Okwuagbala Uzochukwu Mike P (author) from Anambra State, Nigeria on June 16, 2016:
Emma, thanks for the compliment. May God equip you with all the knowledge you need for growth.
Okwuagbala Uzochukwu Mike P (author) from Anambra State, Nigeria on June 16, 2016:
You can use Okwuagbala Uzochukwu Mike as the author, published on November 9, 2013 under Hubpages Inc. United States.
Ema Usang on June 16, 2016:
It's a nice piece of work you did here. Keep it up.
Okwuagbala Uzochukwu Mike P (author) from Anambra State, Nigeria on March 18, 2016:
Thanks for your expression and comment.
Okwuagbala Uzochukwu Mike P (author) from Anambra State, Nigeria on February 11, 2016:
I say a big thank you Bella for the comment.
Bella on February 10, 2016:
I say i appreciate ur write up!
Okwuagbala Uzochukwu Mike P (author) from Anambra State, Nigeria on December 29, 2015:
Thanks Olaore for such interesting comment. One love.
olaore on December 29, 2015:
it couched in almost all the aspects of constitutional law in a brief and explanatory sentences. kudos to you, i love it.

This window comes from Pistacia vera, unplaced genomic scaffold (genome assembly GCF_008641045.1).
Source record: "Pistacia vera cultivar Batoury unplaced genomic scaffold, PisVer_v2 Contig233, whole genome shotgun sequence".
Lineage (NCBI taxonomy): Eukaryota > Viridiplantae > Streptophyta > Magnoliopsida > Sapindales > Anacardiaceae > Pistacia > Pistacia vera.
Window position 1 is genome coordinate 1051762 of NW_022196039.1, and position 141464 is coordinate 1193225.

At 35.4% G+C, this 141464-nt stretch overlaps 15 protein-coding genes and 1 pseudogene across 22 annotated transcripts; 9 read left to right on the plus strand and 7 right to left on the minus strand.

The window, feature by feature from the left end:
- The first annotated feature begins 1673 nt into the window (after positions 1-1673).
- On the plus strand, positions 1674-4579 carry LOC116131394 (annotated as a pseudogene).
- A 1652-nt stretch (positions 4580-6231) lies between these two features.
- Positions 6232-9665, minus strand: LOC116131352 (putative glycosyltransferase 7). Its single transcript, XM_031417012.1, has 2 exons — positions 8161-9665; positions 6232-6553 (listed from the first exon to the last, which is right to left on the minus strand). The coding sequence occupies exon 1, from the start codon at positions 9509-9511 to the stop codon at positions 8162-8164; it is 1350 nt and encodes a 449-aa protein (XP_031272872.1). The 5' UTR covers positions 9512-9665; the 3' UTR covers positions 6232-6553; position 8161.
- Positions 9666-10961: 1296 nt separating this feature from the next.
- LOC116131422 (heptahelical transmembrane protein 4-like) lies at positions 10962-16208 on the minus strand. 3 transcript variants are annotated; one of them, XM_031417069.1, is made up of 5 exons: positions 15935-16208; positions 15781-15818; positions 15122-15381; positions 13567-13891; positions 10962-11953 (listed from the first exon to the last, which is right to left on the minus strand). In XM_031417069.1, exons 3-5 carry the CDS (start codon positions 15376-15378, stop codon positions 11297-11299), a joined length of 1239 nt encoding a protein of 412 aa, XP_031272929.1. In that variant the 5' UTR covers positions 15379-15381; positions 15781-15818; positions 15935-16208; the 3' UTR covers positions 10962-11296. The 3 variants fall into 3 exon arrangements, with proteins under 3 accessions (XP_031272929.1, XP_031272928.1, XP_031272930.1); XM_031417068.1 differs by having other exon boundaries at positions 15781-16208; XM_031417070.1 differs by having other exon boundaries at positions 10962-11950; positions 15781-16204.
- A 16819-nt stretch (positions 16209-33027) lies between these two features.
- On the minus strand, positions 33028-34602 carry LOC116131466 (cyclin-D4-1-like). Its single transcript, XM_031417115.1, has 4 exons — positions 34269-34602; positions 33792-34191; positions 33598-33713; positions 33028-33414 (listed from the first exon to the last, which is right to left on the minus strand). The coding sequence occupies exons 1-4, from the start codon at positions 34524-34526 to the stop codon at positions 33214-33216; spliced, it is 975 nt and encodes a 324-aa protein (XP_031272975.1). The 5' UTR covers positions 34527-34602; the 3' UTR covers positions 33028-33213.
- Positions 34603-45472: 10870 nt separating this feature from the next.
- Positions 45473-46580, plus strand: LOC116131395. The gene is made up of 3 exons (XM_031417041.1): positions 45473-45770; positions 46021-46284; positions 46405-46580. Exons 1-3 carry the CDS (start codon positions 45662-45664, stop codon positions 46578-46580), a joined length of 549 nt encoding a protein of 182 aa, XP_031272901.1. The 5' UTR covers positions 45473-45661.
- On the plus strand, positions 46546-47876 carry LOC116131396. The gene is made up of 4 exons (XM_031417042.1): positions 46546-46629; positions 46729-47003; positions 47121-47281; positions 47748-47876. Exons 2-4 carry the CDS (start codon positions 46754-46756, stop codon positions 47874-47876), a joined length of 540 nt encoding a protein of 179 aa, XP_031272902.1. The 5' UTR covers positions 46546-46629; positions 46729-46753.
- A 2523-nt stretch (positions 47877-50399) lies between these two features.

Okwuagbala Uzochukwu Mike P (author) from Anambra State, Nigeria on December 12, 2015:
Thanks Victor for the appreciation.
victor on November 01, 2015:
Nice write up
Okwuagbala Uzochukwu Mike P (author) from Anambra State, Nigeria on October 25, 2015:
You are welcome Bro. Thanks for the appreciation.
saheed on September 17, 2015:
nice write up
Okwuagbala Uzochukwu Mike P (author) from Anambra State, Nigeria on August 31, 2015:
Thanks for valuing the work. Respect.
yahaya on August 31, 2015:
thank u so much fnd it useful on u assignment
Okwuagbala Uzochukwu Mike P (author) from Anambra State, Nigeria on August 07, 2015:
Thanks a million for such great comment Suzie.
Suzie on August 05, 2015:
Thanks a lot for this great job I found it so useful
Okwuagbala Uzochukwu Mike P (author) from Anambra State, Nigeria on March 02, 2015:
Thank you Yeti for the comment.
yeti on March 02, 2015:
Okwuagbala Uzochukwu Mike P (author) from Anambra State, Nigeria on January 06, 2015: